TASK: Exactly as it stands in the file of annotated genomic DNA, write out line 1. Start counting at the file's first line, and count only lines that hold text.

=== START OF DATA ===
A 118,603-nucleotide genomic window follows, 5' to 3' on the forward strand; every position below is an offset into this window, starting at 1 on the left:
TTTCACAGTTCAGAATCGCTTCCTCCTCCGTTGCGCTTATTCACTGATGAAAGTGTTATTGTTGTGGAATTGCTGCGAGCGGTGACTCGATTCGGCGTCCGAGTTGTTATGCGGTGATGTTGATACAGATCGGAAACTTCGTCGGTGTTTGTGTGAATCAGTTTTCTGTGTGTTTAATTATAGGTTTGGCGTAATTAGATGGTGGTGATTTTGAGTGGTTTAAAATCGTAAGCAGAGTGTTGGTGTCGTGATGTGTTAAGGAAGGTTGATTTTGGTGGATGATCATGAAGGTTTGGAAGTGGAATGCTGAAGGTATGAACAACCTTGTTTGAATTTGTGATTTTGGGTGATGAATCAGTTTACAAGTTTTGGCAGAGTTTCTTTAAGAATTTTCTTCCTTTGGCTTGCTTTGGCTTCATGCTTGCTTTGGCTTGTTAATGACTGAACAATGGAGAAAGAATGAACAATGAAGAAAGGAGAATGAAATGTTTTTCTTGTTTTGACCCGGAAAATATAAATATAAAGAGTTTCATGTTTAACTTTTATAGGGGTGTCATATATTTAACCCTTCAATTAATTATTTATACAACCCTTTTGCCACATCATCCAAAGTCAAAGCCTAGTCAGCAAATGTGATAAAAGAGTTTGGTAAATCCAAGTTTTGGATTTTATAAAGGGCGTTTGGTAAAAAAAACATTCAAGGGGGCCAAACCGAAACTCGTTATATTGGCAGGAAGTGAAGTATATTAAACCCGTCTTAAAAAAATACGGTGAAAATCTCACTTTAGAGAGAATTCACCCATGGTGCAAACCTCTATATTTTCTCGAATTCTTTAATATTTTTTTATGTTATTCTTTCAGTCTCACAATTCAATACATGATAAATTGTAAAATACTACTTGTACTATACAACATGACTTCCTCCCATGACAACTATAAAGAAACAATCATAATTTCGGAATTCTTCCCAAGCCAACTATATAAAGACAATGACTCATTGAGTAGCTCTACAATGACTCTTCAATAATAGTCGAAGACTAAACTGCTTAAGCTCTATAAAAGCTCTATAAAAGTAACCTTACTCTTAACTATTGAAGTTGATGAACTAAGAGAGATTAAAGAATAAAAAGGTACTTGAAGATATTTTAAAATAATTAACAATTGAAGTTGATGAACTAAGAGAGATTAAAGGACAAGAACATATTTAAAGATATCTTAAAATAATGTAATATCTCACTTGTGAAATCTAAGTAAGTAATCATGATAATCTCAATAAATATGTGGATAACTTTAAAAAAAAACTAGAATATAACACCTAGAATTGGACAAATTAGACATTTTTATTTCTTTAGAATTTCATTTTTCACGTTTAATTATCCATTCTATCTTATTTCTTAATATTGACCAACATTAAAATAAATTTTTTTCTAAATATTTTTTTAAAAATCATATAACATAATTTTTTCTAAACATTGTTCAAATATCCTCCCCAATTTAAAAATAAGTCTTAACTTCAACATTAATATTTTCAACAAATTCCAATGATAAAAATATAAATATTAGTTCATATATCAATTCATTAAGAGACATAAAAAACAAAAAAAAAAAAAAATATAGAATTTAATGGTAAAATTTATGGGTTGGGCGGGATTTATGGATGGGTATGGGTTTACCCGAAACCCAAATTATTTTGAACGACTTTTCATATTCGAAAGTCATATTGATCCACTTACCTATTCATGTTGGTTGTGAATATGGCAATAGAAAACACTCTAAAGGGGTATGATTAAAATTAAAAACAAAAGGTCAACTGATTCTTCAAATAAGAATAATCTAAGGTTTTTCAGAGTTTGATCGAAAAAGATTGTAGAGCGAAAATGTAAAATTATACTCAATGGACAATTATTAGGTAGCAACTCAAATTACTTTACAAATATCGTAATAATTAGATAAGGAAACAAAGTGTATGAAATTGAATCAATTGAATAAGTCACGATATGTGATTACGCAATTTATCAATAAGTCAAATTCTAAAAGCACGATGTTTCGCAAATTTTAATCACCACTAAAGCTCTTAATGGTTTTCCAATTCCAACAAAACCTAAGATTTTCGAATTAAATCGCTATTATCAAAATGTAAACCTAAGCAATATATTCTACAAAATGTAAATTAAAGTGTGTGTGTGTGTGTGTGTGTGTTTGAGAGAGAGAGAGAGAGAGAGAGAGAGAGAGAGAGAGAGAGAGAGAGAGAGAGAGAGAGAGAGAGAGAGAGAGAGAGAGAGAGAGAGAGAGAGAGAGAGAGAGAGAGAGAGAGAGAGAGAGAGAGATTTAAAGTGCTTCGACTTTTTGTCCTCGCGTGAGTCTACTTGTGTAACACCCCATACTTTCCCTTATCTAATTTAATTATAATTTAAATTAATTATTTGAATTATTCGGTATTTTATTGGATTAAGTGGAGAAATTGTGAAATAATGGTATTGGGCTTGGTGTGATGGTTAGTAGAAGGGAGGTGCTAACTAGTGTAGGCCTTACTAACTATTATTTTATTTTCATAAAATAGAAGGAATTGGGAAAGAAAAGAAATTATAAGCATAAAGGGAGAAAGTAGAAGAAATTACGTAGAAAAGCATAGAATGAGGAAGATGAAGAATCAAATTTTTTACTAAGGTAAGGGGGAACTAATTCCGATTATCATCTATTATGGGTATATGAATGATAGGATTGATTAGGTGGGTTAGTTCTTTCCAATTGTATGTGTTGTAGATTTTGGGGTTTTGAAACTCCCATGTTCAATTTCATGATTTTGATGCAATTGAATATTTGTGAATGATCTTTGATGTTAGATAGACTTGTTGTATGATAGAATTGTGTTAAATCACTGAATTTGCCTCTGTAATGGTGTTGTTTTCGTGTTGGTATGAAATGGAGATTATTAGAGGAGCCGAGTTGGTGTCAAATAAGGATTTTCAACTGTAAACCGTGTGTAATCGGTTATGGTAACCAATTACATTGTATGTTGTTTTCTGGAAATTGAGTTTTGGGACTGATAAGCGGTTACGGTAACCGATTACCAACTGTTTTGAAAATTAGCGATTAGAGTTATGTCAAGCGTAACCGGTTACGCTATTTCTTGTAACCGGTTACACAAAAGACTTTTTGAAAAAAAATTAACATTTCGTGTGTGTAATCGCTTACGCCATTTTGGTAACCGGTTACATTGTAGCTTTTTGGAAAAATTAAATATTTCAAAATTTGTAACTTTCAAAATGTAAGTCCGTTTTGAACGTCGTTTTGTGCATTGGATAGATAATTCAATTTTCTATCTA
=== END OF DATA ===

A 118,603-nucleotide genomic window follows, 5' to 3' on the forward strand; every position below is an offset into this window, starting at 1 on the left: